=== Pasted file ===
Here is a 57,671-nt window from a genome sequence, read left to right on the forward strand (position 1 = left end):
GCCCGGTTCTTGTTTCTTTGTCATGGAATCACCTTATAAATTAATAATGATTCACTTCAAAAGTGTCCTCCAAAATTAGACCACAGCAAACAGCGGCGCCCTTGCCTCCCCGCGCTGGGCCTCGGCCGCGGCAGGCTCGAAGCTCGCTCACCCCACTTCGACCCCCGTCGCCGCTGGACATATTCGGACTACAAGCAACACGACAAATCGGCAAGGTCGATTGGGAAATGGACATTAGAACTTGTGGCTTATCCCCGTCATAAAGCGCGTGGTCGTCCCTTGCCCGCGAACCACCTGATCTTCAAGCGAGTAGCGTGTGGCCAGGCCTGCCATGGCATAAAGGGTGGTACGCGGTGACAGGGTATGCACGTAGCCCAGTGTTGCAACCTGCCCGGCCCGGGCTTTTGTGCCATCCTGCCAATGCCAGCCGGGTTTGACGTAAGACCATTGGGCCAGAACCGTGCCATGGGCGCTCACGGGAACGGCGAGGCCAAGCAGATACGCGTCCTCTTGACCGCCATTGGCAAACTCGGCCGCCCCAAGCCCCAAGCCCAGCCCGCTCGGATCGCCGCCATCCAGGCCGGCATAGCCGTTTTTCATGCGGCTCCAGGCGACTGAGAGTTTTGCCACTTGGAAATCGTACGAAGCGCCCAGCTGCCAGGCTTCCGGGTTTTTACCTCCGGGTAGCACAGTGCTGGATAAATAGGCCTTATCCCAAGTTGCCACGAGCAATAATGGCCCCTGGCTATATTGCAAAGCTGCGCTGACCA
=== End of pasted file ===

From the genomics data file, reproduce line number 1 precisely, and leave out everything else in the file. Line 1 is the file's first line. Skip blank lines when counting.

Here is a 57,671-nt window from a genome sequence, read left to right on the forward strand (position 1 = left end):